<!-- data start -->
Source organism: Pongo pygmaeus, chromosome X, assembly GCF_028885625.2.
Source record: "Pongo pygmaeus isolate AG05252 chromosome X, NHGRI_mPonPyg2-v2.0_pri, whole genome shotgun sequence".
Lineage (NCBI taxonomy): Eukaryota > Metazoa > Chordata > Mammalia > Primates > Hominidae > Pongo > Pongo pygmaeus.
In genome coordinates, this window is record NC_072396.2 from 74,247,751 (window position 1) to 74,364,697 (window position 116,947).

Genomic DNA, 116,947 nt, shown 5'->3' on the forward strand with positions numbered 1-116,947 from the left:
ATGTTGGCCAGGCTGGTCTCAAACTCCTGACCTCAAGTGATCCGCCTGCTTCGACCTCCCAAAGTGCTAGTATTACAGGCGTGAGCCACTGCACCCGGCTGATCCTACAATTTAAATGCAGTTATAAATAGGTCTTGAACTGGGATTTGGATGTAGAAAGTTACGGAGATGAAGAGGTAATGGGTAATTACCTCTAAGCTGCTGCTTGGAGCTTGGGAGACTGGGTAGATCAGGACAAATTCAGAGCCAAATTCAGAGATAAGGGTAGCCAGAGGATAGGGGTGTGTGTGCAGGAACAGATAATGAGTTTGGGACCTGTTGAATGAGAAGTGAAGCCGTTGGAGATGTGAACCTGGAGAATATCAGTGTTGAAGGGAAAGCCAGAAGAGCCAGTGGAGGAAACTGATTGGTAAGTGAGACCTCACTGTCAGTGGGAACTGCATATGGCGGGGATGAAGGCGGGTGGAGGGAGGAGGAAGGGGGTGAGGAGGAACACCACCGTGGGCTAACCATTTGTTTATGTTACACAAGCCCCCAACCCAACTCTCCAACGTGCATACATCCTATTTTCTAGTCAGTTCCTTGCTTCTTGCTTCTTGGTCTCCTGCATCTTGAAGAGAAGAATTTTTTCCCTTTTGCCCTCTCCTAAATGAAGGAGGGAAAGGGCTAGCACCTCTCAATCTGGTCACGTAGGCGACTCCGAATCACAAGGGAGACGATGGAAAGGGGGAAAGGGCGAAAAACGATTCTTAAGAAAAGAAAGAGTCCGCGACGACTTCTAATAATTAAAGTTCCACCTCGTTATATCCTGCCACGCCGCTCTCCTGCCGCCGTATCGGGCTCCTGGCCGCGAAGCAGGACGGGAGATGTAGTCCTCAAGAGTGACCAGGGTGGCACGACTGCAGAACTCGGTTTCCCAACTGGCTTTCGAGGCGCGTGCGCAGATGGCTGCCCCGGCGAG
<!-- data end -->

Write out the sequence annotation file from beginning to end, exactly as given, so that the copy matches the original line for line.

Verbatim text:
Source organism: Pongo pygmaeus, chromosome X, assembly GCF_028885625.2.
Source record: "Pongo pygmaeus isolate AG05252 chromosome X, NHGRI_mPonPyg2-v2.0_pri, whole genome shotgun sequence".
Lineage (NCBI taxonomy): Eukaryota > Metazoa > Chordata > Mammalia > Primates > Hominidae > Pongo > Pongo pygmaeus.
In genome coordinates, this window is record NC_072396.2 from 74,247,751 (window position 1) to 74,364,697 (window position 116,947).

Genomic DNA, 116,947 nt, shown 5'->3' on the forward strand with positions numbered 1-116,947 from the left:
ATGTTGGCCAGGCTGGTCTCAAACTCCTGACCTCAAGTGATCCGCCTGCTTCGACCTCCCAAAGTGCTAGTATTACAGGCGTGAGCCACTGCACCCGGCTGATCCTACAATTTAAATGCAGTTATAAATAGGTCTTGAACTGGGATTTGGATGTAGAAAGTTACGGAGATGAAGAGGTAATGGGTAATTACCTCTAAGCTGCTGCTTGGAGCTTGGGAGACTGGGTAGATCAGGACAAATTCAGAGCCAAATTCAGAGATAAGGGTAGCCAGAGGATAGGGGTGTGTGTGCAGGAACAGATAATGAGTTTGGGACCTGTTGAATGAGAAGTGAAGCCGTTGGAGATGTGAACCTGGAGAATATCAGTGTTGAAGGGAAAGCCAGAAGAGCCAGTGGAGGAAACTGATTGGTAAGTGAGACCTCACTGTCAGTGGGAACTGCATATGGCGGGGATGAAGGCGGGTGGAGGGAGGAGGAAGGGGGTGAGGAGGAACACCACCGTGGGCTAACCATTTGTTTATGTTACACAAGCCCCCAACCCAACTCTCCAACGTGCATACATCCTATTTTCTAGTCAGTTCCTTGCTTCTTGCTTCTTGGTCTCCTGCATCTTGAAGAGAAGAATTTTTTCCCTTTTGCCCTCTCCTAAATGAAGGAGGGAAAGGGCTAGCACCTCTCAATCTGGTCACGTAGGCGACTCCGAATCACAAGGGAGACGATGGAAAGGGGGAAAGGGCGAAAAACGATTCTTAAGAAAAGAAAGAGTCCGCGACGACTTCTAATAATTAAAGTTCCACCTCGTTATATCCTGCCACGCCGCTCTCCTGCCGCCGTATCGGGCTCCTGGCCGCGAAGCAGGACGGGAGATGTAGTCCTCAAGAGTGACCAGGGTGGCACGACTGCAGAACTCGGTTTCCCAACTGGCTTTCGAGGCGCGTGCGCAGATGGCTGCCCCGGCGAG